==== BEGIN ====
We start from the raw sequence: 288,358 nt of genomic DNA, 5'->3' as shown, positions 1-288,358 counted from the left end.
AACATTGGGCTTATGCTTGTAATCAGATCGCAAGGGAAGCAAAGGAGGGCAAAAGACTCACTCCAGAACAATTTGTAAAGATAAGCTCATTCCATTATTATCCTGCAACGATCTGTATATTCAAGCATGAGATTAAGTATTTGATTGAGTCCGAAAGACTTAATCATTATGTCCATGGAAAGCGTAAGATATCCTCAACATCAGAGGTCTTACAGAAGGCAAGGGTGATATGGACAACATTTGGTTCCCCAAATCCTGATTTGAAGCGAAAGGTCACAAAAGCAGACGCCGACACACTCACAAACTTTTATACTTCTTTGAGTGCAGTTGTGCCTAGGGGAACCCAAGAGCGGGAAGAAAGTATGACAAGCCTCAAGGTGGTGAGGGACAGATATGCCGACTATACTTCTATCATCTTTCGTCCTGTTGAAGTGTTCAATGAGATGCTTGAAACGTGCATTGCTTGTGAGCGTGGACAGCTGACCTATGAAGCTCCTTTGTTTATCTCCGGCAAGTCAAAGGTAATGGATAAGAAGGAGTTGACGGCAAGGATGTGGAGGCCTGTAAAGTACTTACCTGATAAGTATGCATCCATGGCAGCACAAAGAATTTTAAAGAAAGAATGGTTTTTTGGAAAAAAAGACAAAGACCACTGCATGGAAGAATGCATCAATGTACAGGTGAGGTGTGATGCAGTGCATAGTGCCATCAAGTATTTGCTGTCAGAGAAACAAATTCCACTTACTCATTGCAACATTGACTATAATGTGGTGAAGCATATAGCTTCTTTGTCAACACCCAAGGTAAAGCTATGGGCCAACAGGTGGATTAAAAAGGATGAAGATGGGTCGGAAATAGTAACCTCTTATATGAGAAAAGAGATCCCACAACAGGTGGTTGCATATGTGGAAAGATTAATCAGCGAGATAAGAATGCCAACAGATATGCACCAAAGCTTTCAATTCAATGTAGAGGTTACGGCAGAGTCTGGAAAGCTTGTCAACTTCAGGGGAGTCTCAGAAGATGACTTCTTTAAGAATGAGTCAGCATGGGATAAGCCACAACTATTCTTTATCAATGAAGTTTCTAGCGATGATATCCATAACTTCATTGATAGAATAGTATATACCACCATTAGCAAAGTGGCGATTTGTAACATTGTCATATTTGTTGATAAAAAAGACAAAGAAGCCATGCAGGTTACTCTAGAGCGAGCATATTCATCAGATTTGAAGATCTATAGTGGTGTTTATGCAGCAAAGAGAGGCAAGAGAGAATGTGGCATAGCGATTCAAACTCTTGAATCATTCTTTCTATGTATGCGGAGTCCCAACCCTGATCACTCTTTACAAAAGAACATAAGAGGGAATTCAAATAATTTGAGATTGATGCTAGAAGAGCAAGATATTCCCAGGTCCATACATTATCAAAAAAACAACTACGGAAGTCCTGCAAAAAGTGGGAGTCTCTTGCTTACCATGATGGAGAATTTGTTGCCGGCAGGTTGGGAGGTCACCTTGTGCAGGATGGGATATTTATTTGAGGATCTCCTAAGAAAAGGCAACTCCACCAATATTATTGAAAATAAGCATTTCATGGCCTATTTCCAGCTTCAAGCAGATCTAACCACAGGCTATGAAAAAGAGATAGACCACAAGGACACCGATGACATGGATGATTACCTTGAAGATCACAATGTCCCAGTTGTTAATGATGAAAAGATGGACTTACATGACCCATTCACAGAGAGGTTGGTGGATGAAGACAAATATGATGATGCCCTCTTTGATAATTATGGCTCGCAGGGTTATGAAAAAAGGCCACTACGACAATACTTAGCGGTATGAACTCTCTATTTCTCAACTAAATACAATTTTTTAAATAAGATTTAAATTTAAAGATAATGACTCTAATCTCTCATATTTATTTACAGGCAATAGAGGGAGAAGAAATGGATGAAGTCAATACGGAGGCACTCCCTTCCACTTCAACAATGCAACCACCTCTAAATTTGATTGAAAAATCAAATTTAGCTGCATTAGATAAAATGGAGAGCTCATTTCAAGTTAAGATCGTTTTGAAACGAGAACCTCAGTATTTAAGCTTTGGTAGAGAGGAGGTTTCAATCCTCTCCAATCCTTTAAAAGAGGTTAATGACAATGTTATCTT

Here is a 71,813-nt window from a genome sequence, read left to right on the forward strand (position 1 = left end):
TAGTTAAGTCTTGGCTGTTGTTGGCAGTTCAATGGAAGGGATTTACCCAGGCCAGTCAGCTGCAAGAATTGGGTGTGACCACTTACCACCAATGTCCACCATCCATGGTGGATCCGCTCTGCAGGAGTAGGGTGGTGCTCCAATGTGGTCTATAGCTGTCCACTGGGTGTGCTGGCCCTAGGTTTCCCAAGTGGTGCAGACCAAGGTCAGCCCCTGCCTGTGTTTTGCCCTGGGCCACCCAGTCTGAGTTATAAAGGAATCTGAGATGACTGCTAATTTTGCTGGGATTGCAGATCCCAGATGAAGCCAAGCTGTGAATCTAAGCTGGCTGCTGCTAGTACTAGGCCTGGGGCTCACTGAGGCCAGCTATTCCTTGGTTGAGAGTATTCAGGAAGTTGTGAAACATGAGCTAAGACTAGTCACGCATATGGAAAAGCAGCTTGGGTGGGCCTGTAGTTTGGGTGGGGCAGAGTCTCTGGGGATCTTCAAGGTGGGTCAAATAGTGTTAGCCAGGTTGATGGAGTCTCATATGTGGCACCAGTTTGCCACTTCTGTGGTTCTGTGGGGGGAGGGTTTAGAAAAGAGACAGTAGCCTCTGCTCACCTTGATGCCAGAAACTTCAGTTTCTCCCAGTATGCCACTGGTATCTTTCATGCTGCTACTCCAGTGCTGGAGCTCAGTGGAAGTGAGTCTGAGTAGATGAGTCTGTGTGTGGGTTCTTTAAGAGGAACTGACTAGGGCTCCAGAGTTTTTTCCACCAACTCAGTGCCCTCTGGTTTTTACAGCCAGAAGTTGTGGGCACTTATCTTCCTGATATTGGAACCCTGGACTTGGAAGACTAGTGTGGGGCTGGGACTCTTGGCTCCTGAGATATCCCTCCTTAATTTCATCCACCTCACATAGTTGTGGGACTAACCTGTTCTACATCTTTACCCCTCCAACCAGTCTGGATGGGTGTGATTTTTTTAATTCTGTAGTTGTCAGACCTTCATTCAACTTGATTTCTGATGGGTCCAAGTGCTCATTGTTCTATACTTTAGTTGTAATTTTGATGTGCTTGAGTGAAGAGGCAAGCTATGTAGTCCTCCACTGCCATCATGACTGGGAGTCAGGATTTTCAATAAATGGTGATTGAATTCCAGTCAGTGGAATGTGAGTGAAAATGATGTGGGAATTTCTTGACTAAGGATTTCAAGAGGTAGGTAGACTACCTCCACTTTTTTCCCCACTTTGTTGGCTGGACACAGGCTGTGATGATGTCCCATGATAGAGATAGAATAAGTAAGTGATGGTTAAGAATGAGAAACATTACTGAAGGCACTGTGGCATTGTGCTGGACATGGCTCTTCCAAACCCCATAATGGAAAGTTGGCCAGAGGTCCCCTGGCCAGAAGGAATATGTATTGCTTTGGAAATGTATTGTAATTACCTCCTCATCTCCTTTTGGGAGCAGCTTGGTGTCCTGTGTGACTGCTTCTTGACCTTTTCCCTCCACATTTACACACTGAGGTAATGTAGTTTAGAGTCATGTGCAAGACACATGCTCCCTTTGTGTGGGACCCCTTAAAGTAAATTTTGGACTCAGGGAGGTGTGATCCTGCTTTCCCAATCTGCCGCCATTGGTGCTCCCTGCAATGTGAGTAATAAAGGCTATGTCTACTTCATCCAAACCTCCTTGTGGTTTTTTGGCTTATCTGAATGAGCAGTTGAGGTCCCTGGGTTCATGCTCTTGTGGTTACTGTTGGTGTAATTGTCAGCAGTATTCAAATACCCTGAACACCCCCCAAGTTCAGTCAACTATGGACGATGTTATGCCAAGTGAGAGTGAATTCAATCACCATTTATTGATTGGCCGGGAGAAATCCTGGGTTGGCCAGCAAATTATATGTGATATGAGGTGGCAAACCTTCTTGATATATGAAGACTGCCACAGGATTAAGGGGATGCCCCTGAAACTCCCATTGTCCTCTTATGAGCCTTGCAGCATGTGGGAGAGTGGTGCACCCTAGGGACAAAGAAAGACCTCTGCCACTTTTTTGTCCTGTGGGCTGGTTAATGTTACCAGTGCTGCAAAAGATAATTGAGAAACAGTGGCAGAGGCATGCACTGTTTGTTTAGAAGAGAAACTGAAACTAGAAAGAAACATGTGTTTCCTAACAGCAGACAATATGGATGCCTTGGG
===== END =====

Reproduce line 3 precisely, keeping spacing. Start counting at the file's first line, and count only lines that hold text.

Here is a 71,813-nt window from a genome sequence, read left to right on the forward strand (position 1 = left end):